Paul Flannery and Tom Ziller are discussing every single NBA team in this Flanns and Zillz marathon leading up to the 2015-16 season. Click here for past editions.
ZILLER: No coach boosted his stock in the 2015 playoffs more than Randy Wittman, who went small with Paul Pierce at the four and gave Otto Porter some room to breathe. It's not really great that Wittman played possum during the (important) regular season, but at least there's now some indication he knows what he's doing. That's nice.
But I'm worried about the Wizards a little. They lost Pierce, Nene looks worn and everything points to this being a year of patience in anticipation of Kevin Durant's free agency. I'm also unconvinced Wittman is up to the job of managing expectations in a conference that is wide open behind Cleveland. You know how good teams experience trap games? I feel like this is a potential trap season. (Or, they could win 55 games and make the conference finals.)
FLANNERY: I've gone back and forth on the Wizards this offseason. In July I was touting them as the second-best team in the East after Cleveland. Now, I'm skeptical for all the reasons you mentioned. Losing Pierce was a psychic blow as much as a personnel one, but that assumes that Otto Porter is ready. The frontcourt is pretty thin and getting older. As for Wittman, I'm skeptical.
That said, I did like some of the other moves, like adding Jared Dudley. If John Wall continues his ascent and Bradley Beal has a breakthrough season, then the Wizards could be a force. And yet, I have the nagging feeling that those two things could happen and it still wouldn't be enough if Nene breaks down. So yes, this has TRAP written all over it.
Let's talk about Wall though. I'm trying to temper my enthusiasm, but I think he can be a top-10 player soon, like this year. Is that too much?
ZILLER: He's already a top-15 player in my estimation, and top-10 is fully attainable. And with all due respect to Chris Paul, Stephen Curry and Russell Westbrook, I wouldn't be surprised if we considered Wall the league's best point guard within two years. He just turned 25! He carried the Zards for much of last season, and he could do it again.
I believe in Beal, too, but depending so much on Porter is a major red flag for me. He looked so lost for so long that I'm skeptical it all just suddenly clicked for him. I have a feeling Dudley and Alan Anderson are going to get a lot of those minutes at the forward spots, and that's frankly less exciting when considering the team's ceiling.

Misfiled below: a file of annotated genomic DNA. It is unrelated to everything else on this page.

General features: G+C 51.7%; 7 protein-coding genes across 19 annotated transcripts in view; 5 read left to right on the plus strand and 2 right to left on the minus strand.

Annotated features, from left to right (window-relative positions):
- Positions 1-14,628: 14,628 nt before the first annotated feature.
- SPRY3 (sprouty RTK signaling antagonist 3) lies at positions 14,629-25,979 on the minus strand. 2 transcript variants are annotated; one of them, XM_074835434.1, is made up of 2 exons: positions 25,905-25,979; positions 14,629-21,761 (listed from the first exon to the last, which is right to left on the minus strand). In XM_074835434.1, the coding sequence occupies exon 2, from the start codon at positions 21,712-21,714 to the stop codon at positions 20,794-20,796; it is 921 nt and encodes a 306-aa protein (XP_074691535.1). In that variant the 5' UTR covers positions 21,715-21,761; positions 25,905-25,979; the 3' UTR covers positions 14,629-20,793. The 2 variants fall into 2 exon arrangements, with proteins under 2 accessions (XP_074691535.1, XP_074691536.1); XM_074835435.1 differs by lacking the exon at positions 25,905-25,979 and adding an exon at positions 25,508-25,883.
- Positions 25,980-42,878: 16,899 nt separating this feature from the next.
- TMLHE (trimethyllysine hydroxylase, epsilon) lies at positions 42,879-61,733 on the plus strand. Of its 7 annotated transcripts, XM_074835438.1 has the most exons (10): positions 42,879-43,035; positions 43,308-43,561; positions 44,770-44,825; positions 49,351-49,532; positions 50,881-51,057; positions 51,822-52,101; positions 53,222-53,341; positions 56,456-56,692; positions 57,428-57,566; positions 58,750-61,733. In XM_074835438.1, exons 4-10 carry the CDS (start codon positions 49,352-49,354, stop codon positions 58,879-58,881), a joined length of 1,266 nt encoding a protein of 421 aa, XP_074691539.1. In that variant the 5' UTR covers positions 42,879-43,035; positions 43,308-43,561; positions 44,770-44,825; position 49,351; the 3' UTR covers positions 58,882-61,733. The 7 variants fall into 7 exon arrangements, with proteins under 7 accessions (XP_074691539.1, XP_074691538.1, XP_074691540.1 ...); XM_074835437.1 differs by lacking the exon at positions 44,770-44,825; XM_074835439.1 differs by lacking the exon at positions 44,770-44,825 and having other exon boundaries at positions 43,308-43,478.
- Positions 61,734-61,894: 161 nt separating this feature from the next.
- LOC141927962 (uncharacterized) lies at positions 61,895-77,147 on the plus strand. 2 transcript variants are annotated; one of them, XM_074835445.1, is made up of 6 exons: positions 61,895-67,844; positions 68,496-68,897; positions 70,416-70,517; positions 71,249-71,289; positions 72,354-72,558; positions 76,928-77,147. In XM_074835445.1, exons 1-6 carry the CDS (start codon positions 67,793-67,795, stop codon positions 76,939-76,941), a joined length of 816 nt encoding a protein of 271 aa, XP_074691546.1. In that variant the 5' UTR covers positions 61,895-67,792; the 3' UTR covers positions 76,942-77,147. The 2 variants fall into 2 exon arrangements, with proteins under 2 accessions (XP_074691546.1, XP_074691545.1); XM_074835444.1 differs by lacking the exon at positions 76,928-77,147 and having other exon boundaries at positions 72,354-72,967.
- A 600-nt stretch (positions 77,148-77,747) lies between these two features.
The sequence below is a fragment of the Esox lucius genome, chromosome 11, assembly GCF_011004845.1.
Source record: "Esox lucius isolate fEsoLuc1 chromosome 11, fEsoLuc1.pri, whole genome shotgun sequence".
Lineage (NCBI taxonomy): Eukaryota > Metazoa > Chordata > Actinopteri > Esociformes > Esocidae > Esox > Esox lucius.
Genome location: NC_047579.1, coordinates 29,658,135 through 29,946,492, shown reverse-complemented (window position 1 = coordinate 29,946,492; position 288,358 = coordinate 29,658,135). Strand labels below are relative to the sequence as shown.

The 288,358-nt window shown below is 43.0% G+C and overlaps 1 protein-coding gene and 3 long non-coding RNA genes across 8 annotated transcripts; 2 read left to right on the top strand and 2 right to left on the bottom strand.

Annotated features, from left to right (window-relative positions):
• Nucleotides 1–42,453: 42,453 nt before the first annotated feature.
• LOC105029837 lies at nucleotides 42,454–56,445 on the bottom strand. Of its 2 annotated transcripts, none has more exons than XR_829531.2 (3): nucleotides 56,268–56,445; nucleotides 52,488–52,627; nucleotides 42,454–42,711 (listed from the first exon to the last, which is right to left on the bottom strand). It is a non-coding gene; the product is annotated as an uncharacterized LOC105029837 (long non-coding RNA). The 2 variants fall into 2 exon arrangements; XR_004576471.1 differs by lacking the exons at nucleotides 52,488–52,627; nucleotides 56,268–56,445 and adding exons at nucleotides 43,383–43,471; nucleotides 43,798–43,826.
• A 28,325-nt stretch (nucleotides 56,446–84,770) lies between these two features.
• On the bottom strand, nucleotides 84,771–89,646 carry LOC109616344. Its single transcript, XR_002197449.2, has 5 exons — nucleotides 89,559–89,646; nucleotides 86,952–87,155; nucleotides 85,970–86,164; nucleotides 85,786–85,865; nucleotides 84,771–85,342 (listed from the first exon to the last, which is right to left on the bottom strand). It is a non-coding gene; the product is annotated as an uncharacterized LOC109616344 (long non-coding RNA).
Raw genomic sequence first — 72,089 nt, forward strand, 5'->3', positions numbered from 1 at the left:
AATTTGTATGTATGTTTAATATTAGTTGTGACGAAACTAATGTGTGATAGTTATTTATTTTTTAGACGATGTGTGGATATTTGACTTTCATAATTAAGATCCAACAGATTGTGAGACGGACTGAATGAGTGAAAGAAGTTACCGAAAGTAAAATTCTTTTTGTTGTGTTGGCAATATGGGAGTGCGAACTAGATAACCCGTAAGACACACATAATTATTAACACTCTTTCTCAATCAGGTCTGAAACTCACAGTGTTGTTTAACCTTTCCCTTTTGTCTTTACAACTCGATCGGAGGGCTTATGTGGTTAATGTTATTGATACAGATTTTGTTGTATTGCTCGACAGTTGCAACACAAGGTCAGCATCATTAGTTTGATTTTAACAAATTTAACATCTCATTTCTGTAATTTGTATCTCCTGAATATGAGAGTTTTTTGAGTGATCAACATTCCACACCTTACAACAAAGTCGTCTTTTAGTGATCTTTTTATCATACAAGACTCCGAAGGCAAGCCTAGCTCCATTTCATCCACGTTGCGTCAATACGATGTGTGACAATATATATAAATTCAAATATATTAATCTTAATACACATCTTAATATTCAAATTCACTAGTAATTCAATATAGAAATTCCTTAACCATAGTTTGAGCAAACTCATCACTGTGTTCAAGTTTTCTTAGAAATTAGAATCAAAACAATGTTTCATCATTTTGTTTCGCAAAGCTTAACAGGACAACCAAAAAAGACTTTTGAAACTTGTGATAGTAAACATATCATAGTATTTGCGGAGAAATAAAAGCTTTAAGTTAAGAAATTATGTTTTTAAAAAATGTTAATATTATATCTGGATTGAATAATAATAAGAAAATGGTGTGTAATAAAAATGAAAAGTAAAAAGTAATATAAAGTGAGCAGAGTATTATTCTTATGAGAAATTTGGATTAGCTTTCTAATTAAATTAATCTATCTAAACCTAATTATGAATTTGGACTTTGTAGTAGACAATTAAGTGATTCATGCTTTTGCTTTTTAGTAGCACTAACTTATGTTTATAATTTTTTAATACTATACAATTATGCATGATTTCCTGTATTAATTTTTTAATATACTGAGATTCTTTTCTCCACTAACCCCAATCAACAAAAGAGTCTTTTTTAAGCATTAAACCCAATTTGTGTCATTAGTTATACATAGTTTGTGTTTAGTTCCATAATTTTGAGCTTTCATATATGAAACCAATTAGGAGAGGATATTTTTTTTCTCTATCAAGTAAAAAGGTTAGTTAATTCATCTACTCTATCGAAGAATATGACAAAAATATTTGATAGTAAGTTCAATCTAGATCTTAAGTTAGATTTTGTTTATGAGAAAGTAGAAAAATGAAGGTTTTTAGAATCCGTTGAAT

FLANNERY: Right. There's two poles here. The Wall-Beal backcourt of doom and the aging and unproven infrastructure that surrounds them.
I tend to agree with you on Wall. I knew he had improved, but I didn't understand just how good he was until the postseason. If he hadn't hurt his hand, there's a very good chance that the Wizards get past Atlanta and give the Cavaliers a more competitive series. Beal has to take that next step, but all the signs are there that he's ready for a breakout.
There's an easy comparison to Golden State here. Both teams are built around their backcourt. Porter is akin to Harrison Barnes in this equation. There's no Draymond Green here, obviously, and while Nene and Gortat are both good players, they don't have that true defensive anchor on the backline.
The other big variable is Wittman. Can he be as flexible and creative as Steve Kerr with this kind of team? We saw evidence of it during the postseason and their offseason moves trend toward playing smaller, but why did it take so long to click?
Unlike some others in the East (Cleveland, Miami and Atlanta come to mind), the Wizards haven't earned the benefit of the doubt from me yet. I'd like to see it in the regular season.
Read these other Wizards previews!
Read these other Wizards previews!
ZILLER: I don't mean to rag on Wittman so much, but when you asked if he could be as creative or flexible as Steve Kerr I began a 40-minute laughing episode. It's like asking if steamed cotton can ever be as appetizing as red velvet cake. We have all the evidence and intuition we need!
The one thing about Beal is that his productivity didn't grow much (if at all) last year. This might be who he is; that's fine, but a guy like Klay is another level up and Harden is 2-3 levels higher. Can Beal become more than a good starter is my question.
FLANNERY: I remain solidly behind Beal. He's still so young that yes, I think he can be more than just a good starter. But Beal's career arc, like everything else associated with the Wizards, needs to continue moving in a positive direction this season. It's a huge year for this franchise. If they stagnate, I think there are some tough choices to be made regarding the roster and the coach. They've proven they can compete at a high level. The next step is critical.
ZILLER: And let's be honest: the fans (and maybe front office) will be almost as invested in hoping the Thunder falling short as they will hoping for Wizards success.